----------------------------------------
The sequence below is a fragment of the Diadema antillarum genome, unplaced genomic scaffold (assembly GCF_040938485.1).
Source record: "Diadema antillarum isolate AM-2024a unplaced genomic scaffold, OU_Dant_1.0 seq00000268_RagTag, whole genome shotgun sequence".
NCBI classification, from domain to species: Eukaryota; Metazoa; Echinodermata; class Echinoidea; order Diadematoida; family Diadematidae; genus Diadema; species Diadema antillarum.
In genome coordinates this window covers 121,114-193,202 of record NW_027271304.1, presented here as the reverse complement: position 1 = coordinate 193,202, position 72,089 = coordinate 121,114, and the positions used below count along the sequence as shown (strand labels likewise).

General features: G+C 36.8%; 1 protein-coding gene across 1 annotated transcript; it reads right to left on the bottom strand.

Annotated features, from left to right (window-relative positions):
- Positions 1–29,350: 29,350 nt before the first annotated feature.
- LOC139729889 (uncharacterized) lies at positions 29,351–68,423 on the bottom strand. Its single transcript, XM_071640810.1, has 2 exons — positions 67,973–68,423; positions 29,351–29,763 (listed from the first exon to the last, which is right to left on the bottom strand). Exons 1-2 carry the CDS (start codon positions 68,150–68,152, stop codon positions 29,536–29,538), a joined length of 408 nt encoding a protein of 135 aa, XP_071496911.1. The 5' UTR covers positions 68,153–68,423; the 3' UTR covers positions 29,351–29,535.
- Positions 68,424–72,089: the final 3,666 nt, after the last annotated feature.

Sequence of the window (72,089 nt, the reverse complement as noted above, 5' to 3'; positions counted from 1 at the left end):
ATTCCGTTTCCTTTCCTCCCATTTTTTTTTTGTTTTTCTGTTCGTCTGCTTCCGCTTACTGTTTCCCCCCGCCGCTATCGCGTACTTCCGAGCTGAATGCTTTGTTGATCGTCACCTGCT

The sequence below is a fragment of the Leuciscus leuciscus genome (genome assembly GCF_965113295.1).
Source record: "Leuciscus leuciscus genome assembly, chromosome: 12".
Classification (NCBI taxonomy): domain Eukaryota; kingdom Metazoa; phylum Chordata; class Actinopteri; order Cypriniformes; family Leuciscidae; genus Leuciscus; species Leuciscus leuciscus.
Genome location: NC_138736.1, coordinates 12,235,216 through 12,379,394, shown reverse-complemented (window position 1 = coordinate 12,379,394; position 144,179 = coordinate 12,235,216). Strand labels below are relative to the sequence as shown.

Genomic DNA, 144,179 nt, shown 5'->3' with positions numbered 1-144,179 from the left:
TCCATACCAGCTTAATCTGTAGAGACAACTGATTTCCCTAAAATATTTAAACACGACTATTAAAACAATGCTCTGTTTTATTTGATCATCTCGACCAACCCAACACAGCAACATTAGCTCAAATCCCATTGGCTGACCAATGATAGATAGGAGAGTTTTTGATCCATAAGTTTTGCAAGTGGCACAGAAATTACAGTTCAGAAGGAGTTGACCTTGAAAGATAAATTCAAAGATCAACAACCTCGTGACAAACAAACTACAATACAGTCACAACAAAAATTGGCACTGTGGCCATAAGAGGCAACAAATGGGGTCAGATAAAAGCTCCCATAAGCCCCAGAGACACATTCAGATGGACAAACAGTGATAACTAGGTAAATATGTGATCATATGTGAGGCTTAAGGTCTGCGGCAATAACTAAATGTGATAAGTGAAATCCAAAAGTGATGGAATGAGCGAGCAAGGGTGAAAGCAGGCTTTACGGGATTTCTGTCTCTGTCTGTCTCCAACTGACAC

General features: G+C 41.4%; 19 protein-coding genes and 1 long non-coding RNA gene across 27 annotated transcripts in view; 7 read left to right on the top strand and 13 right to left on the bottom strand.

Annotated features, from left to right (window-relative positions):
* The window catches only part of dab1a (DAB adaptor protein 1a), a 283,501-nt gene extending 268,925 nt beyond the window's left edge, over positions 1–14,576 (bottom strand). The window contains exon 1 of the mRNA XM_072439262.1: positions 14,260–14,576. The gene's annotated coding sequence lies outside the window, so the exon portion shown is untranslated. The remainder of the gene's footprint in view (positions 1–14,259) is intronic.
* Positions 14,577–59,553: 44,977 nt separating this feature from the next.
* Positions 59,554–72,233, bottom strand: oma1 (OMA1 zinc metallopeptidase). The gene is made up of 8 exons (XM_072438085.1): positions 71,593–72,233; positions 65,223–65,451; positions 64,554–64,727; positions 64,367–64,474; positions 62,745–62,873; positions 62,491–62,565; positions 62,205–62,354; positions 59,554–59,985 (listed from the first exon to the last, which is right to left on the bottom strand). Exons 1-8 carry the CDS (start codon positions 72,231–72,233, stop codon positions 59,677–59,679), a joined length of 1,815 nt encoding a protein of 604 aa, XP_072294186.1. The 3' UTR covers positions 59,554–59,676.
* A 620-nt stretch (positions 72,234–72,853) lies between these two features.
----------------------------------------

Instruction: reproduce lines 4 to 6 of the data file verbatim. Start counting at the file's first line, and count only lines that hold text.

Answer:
In genome coordinates this window covers 121,114-193,202 of record NW_027271304.1, presented here as the reverse complement: position 1 = coordinate 193,202, position 72,089 = coordinate 121,114, and the positions used below count along the sequence as shown (strand labels likewise).

General features: G+C 36.8%; 1 protein-coding gene across 1 annotated transcript; it reads right to left on the bottom strand.

Annotated features, from left to right (window-relative positions):